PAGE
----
€STR versus SONIA

€STR versus SONIA

The introduction of the new euro short-term rate (“€STR”) by the European Central Bank (ECB) in October caused potential issues for MiFIR transaction reporting and RTS 23 transaction reporting as there was no standardised four character code in RTS 22 or RTS 23 for the new benchmark rate. Fortunately, ESMA has addressed problem by creating a new four character code of ESTR for the index name and stipulating that the ISIN EU000A2X2A25 should be used to identify the index. Clearly this will be transformative in the number of successful market abuse cases brought by the regulators. ESMA details how these codes should be used for both RTS 23 and RTS 22 reporting in its December MiFIR Data Reporting Q&A.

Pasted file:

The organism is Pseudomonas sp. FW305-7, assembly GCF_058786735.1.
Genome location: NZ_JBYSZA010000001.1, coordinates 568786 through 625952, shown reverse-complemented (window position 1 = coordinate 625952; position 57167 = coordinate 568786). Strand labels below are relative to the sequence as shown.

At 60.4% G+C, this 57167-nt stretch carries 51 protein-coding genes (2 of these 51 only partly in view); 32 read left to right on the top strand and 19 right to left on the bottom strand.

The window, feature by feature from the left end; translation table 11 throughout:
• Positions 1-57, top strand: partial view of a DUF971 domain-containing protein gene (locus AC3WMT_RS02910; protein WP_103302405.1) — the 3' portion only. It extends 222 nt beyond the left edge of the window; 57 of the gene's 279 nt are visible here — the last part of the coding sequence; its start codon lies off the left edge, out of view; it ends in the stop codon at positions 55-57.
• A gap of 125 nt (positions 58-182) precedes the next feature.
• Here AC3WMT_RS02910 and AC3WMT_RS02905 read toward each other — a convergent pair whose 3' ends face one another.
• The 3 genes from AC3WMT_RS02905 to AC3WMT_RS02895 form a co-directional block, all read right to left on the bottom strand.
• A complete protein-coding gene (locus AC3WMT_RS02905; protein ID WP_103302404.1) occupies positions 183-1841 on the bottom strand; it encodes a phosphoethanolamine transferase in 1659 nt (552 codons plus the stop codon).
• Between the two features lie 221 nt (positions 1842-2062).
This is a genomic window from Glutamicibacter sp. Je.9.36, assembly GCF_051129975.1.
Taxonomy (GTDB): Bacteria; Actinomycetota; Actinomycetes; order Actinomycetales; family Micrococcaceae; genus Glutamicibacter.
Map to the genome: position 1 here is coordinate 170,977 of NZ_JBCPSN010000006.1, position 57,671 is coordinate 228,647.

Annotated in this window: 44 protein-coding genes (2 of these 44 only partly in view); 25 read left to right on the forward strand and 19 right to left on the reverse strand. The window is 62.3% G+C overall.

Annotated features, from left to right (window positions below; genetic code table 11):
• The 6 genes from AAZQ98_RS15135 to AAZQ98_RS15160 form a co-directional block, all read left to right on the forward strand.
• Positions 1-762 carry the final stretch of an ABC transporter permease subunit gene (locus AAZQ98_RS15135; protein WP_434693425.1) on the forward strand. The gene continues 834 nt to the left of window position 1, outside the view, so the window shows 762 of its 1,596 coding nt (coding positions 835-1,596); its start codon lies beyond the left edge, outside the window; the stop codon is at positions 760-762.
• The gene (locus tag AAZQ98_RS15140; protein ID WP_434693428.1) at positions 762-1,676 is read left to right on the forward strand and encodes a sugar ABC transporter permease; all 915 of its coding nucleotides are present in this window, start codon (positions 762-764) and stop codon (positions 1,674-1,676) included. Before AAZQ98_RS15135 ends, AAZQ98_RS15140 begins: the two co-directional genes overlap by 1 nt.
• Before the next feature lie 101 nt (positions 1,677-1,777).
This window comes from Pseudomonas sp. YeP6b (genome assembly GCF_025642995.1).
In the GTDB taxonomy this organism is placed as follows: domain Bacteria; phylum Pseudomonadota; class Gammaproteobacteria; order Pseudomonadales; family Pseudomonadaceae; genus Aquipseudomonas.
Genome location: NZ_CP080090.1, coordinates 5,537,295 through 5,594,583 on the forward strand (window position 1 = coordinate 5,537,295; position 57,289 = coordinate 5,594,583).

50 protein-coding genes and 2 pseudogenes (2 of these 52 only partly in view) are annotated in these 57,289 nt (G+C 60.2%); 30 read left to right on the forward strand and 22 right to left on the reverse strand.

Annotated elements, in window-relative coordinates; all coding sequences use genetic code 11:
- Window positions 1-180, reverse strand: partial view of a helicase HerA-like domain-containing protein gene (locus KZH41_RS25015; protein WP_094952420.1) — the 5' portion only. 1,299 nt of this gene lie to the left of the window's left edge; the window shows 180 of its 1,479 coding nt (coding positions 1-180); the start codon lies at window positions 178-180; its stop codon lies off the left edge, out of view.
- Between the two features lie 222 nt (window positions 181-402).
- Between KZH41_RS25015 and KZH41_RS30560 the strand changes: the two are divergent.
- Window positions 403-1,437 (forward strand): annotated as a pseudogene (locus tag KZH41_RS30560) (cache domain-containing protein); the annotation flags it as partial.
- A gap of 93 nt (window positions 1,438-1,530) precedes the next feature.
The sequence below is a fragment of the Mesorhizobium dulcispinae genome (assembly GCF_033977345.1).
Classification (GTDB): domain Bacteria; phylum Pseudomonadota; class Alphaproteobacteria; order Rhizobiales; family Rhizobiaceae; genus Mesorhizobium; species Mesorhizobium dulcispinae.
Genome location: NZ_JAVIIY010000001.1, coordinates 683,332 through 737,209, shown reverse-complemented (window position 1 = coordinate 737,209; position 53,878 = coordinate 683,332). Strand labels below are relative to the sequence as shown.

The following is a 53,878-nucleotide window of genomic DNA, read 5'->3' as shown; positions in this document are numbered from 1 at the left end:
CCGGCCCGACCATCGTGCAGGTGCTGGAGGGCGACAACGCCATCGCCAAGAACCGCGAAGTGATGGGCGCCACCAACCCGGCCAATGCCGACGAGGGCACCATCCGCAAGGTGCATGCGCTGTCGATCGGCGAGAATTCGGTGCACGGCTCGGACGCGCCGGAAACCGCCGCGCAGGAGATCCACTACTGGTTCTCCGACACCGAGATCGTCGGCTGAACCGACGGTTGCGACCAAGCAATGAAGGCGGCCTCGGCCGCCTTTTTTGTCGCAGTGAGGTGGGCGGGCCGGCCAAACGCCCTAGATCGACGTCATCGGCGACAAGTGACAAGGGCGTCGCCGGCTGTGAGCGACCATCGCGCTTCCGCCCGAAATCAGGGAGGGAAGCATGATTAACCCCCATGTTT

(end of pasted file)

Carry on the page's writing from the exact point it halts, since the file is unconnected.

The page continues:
However, the ESMA guidance on €STR does highlight certain anomalies with the treatment of other interest rate benchmarks. For example, it’s the only interest rate where the ISIN also needs to be populated in the ‘Underlying Instrument’ code field. But perhaps the strangest anomaly is that there appears to be no equivalent treatment for the Sterling Overnight Index Average (SONIA). This was introduced in March 1997 and is used to value around £30 trillion of assets each year. SONIA derivatives are also traded on regulated markets, but there is no standardised four character code for this sterling interest rate benchmark and ESMA has not addressed this issue in the same way it has for the euro interest rate benchmark. It’s a similar story for EMIR, where the ‘ESTR’ code was added to the list of four character codes to identify floating rates, but no similar additional was made for SONIA. Why is this, I wonder? Answers on a postcard please…